Just posted some of my thoughts on In the Basement of the Ivory Tower over at Goodreports. Throughout most of recorded history, individual cultures have had special, if not always sacred, texts. The Greeks had Homer. Chinese civilization had the Five Classics. Christianity had the Bible. English literature had Shakespeare. What unites us today? Professor X was curious to find out:
One of the things I try to do in English 102 is relate the literary techniques we will study to novels the students have already read. I try to find books familiar to everyone. This has thus far proven impossible to do. Many of my students don’t read much, and though I tend to think of them monolithically, they don’t really share a culture. To Kill a Mockingbird? Nope. (And I thought everyone had read that!) Animal Farm? No. If they have read it, they don’t remember it. The Outsiders? The Chocolate War? No and no. Charlotte’s Web? You’d think so, but no. So then I expand the exercise to general works of narrative art, meaning movies, but that doesn’t work much better. That really surprised me — that there are no movies they have all seen, except one: they’ve all seen The Wizard of Oz. Some have seen it multiple times. So, when the time comes to talk about quest narratives, we’re in business. The farmhands’ early conversation illustrates foreshadowing. The witch melts at the climax. Theme? Hands fly up. (The students can rattle off that one without thinking. Dorothy learns that she can do anything she puts her mind to and that all the tools she needs to succeed are already within her.) Protagonist and antagonist? Whose point of view is the movie told from? Can anyone tell me the cowardly lion’s epiphany? Are the ruby slippers a mere deus ex machina? What would you say is the symbolic purpose of the winged monkeys?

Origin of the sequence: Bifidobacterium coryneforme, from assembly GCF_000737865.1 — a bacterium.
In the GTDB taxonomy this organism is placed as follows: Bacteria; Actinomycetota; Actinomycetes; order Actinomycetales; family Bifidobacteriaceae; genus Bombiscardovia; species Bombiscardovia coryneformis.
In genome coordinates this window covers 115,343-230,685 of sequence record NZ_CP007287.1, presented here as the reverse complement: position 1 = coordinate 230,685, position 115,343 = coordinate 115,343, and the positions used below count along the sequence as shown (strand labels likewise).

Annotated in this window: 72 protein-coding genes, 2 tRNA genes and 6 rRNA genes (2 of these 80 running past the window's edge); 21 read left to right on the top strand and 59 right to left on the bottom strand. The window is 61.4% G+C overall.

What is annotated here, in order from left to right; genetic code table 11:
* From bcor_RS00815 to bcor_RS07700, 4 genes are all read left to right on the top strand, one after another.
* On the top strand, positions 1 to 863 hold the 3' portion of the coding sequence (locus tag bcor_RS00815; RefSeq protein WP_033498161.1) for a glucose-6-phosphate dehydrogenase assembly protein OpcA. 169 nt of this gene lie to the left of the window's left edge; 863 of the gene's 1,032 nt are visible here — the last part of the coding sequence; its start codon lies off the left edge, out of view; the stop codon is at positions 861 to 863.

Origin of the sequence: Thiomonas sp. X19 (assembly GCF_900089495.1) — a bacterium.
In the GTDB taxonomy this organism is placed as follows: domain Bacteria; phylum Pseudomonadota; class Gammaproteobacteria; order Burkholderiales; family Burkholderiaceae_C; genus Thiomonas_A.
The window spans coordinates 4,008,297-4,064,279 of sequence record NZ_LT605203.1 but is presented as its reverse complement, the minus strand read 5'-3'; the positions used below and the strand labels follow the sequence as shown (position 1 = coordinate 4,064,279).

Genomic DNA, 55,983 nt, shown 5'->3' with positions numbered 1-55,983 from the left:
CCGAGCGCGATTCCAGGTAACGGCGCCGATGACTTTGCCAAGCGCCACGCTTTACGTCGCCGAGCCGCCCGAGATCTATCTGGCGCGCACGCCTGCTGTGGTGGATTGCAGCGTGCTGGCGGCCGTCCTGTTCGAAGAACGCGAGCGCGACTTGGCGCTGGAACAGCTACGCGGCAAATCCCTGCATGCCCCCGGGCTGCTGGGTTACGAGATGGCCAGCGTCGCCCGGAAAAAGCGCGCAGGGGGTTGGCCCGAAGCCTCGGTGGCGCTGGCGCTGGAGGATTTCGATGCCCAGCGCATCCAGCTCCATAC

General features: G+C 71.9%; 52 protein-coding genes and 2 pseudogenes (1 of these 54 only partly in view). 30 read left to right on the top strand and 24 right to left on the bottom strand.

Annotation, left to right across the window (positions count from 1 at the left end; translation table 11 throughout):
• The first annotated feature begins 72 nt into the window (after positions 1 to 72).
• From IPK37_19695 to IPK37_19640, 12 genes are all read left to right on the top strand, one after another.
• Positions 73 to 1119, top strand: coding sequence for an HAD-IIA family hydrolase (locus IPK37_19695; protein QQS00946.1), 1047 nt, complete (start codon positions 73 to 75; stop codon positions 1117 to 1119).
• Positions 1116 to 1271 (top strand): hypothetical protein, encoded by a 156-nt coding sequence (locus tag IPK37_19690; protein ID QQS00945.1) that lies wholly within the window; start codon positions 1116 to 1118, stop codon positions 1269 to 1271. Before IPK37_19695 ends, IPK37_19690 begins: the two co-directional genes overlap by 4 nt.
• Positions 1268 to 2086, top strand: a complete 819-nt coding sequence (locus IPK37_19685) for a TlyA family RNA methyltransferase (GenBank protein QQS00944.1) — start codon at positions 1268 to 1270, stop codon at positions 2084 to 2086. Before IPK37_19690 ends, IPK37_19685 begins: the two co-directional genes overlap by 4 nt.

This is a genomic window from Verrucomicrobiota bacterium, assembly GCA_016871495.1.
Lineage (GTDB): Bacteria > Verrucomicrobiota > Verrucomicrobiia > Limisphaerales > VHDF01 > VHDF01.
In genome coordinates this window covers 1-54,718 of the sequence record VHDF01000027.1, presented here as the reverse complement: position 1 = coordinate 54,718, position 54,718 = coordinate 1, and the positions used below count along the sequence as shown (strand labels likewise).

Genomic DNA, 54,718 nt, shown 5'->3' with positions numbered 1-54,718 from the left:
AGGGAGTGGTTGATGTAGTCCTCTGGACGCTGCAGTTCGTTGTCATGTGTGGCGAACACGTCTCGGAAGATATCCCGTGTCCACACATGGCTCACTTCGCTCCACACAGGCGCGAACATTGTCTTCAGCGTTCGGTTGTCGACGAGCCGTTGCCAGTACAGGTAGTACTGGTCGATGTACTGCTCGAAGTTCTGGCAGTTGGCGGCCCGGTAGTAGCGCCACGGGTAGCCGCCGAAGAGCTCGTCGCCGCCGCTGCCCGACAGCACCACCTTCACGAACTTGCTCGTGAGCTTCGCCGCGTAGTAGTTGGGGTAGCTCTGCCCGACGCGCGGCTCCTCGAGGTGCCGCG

The movie comes in handy. Discussions are pretty lively.